Everyone on the Federal Reserve’s policymaking Federal Open Market Committee (FOMC) is willing to ease monetary policy further, but Fed officials’ conditions for further credit easing vary widely.
There are those who are ready to inject more monetary stimulus right now. Others would be prepared to provide yet more monetary accommodation if the economy doesn’t improve soon. And some would ease more only if the economy, and economic outlook, deteriorate further from the downwardly revised forecasts the FOMC made in November, and only if disinflation becomes excessive.
The Fed leadership troika, Chairman Ben Bernanke, Vice Chair Janet Yellen and New York Fed President William Dudley, form a fourth category, having understandably struck a more ambivalent, wait-and-see pose. But they have shown an easing bias.
The recovery remains subpar, and the FOMC calls the downside risks "significant." With the intensification of the European crisis, there is much angst about transatlantic spillovers. So the odds of further easing in 2012 look high, but there is no consensus on timing or type.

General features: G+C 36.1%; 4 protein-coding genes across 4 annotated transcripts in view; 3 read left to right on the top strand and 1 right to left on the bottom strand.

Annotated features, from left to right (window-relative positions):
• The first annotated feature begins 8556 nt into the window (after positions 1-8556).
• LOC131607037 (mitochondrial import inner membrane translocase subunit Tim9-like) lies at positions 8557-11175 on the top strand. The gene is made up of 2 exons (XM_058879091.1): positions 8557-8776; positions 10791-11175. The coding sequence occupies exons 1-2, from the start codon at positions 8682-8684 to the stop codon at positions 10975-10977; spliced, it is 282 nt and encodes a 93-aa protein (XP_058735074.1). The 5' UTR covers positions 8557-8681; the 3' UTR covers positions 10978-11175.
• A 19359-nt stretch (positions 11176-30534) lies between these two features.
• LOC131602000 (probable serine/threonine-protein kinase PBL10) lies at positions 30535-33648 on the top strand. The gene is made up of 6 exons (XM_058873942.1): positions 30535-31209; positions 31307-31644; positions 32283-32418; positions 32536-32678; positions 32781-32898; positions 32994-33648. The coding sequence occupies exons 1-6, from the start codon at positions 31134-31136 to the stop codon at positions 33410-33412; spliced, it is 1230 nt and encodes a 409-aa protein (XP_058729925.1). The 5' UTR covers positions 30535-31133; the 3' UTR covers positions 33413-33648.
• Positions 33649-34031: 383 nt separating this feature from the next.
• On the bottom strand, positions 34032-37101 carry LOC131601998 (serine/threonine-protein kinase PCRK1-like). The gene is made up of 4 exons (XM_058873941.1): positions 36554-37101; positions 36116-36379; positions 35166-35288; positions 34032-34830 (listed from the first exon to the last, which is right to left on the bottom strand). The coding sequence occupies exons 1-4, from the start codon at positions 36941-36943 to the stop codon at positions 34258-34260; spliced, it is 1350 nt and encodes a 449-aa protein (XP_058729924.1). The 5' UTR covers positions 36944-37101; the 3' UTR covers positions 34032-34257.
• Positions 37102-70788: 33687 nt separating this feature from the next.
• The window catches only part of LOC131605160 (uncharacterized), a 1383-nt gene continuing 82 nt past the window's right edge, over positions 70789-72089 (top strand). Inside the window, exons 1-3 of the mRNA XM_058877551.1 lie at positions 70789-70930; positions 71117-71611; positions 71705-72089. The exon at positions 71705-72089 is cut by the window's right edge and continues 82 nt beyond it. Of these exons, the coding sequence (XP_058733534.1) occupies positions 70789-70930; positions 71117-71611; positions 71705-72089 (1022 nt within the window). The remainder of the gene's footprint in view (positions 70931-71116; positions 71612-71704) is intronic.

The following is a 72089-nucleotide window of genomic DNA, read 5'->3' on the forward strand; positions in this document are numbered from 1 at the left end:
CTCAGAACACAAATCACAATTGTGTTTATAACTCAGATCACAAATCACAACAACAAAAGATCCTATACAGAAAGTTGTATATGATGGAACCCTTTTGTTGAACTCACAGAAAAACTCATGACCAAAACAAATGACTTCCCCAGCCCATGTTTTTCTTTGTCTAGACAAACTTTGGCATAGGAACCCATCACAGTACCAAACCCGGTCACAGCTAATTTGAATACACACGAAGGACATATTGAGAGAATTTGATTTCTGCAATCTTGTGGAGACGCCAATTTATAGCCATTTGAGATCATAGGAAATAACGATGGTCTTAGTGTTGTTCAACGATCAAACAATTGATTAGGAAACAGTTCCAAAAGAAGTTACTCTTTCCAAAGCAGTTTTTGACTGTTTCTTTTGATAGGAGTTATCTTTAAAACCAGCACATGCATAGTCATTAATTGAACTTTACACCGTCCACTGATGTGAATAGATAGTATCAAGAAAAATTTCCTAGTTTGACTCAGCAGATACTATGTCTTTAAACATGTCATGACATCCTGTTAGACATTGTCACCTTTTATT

Leading the way for immediate easing is Chicago Fed President Charles Evans. An advocate of a third round of large-scale asset purchases (QE3), including mortgage-backed securities, he says the Fed faces a grave "liquidity trap" and "ought to be behaving as if there is a very big problem" with unemployment.
Evans argues the Fed should tolerate inflation up to 3% to cut unemployment and may need to keep the federal funds rate at zero well beyond the mid-2013 date that the FOMC has targeted. He’s pushing for a pledge to keep it there until the unemployment rate falls below 7% and/or the inflation rate goes above 3%.
Most officials would prefer a more "state-contingent," less date-certain statement. San Francisco Fed President John Williams, a 2012 FOMC voter, also is inclined to ease soon. Even before the European debt crisis reached fever pitch, he was saying "additional monetary policy accommodation — either in the form of additional asset purchases or further forward guidance on our future policy intentions — may be needed to bring us closer to our mandated objectives of maximum employment and price stability."